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Why Billionaire Beau Wrigley Is Betting Big On Cannabis | Forbes




In 2017, when billionaire William “Beau” Wrigley Jr. was pitched cannabis as a new investment opportunity by his family office’s managing director, Jay Holmes, he shut it down immediately. “Are you kidding me?” he said. “I’m not excited about wearing orange and possibly ending up in prison.”

Still, Wrigley, heir to the all-Ameri­can chewing gum fortune, couldn’t deny that the burgeoning legal marijuana industry checked off all his investment criteria: a trend in changing consumer behavior, a transforming regulatory environment and multiple applications in health care.

So Wrigley rethought the proposition. He told Holmes to find a target company, and he eventually located one at home in Florida: Surterra Wellness. Wrigley and his team flew down to its 180,000-square-foot operation outside Tampa, the company’s biggest facility where cannabis flower is grown. After inspecting the cultivation site—it was the first time the 57-year-old Wrigley, who says he has smoked pot only once in his life, had seen a room full of cannabis—the group boarded the plane home with the flowers’ sweet, pungent smell permeating their clothing.

“No one had known where we were, and I think they thought we were out getting high,” Wrigley recalls on a sunny afternoon while sitting on the patio of his North Palm Beach estate on Lake Worth lagoon.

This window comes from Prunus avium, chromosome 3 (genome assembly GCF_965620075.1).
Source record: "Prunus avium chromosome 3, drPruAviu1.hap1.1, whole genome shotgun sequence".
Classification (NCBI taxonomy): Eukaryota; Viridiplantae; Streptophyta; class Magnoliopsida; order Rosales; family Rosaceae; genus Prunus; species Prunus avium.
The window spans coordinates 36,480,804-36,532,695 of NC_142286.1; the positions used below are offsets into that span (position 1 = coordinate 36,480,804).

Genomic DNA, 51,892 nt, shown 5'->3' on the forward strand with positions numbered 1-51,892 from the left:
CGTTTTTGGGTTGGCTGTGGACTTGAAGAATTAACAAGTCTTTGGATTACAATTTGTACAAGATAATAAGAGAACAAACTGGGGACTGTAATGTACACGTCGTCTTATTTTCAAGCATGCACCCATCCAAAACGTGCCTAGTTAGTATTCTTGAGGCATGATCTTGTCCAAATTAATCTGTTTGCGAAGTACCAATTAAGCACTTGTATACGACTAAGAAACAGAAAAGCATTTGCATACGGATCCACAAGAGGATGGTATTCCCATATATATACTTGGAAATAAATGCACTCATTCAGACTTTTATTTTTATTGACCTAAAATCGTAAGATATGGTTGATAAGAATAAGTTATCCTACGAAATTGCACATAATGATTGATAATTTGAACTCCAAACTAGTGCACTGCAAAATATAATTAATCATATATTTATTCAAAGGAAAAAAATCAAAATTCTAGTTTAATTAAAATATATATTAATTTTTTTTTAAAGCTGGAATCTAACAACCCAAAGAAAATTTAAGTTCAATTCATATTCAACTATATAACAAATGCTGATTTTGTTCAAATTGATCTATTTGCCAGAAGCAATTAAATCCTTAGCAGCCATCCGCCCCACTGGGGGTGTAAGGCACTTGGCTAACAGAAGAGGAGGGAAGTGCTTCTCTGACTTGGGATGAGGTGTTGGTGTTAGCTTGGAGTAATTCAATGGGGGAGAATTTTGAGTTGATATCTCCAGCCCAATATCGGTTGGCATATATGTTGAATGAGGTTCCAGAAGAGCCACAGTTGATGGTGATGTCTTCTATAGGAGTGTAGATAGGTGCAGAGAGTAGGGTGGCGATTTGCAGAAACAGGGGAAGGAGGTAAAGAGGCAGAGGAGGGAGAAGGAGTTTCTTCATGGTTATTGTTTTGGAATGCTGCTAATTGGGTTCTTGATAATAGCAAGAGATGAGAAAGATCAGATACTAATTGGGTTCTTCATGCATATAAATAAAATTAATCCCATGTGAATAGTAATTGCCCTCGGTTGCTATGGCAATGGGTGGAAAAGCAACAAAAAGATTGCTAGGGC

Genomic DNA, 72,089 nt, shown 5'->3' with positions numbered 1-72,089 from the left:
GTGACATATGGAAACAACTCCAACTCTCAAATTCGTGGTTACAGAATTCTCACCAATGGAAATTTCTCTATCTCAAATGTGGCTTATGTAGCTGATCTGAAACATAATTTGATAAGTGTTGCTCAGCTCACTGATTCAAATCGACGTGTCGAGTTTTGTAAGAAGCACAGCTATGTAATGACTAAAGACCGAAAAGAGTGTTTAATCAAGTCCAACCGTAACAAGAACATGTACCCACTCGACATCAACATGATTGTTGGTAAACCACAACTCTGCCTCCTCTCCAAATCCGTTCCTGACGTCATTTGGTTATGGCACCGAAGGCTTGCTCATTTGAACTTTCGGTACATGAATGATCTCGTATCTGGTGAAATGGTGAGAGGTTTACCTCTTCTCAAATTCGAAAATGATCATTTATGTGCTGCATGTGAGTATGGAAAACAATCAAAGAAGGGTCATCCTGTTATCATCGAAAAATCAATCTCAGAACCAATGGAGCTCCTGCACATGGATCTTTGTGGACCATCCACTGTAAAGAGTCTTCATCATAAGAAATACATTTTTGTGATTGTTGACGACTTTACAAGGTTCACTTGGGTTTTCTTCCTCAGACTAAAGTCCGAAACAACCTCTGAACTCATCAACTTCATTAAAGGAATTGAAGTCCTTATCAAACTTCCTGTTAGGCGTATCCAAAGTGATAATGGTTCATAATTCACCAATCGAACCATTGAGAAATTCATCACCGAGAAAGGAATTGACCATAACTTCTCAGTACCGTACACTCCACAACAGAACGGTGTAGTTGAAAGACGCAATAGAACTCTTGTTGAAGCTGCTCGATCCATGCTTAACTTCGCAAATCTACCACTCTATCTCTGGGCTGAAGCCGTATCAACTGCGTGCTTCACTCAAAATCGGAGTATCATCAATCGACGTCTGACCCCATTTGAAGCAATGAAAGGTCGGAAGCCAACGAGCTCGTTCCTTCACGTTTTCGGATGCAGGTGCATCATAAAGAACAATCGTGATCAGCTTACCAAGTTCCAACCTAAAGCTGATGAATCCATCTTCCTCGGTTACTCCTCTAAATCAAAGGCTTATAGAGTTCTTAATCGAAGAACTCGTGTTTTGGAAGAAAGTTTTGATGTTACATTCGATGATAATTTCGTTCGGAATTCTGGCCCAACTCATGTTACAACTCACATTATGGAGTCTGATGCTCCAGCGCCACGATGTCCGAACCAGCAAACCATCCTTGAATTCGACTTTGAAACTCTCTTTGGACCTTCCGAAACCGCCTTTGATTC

Soon after that excursion, he led a $65 million investment round in Surterra, and in November 2018, he replaced the company’s cofounder as CEO. Renamed Parallel, Wrigley’s company now has 42 dispensaries across three states, with 39 in Florida and the rest in Massachusetts and Nevada, with new ones slated to open in Pennsylvania and Texas. To date, it has raised a total of $400 million largely from Wrigley and other high-net-worth individuals. The latest funding round, which closed in 2020, valued the $250 million company (2020 sales) at an estimated $2 billion.

In 2019, Parallel spent more than $100 million on a Boston-based startup, Molecular Infusions, which is working on a THC-infused seltzer. Parallel is also in talks for a roughly $150 million acquisition of a dispensary chain in Chicago, which would bring the company to the city synonymous with the Wrigley name.

It’s also exploring going public in Canada via a SPAC deal, according to two people with knowledge of the discussions. Wrigley denies that the company will go public.

In just three years, Wrigley has transformed Parallel into a new kind of cannabis company. On a mission to build the first mainstream marijuana brand, he has stacked his management with executives and advisors from some of the largest and best-known corporations in the world—including Coca-Cola, Walgreens and Patrón Spirits. Wrigley believes his cannabis concern could one day rival his family’s chewing gum business, which he sold to Mars, Inc. for $23 billion in 2008.

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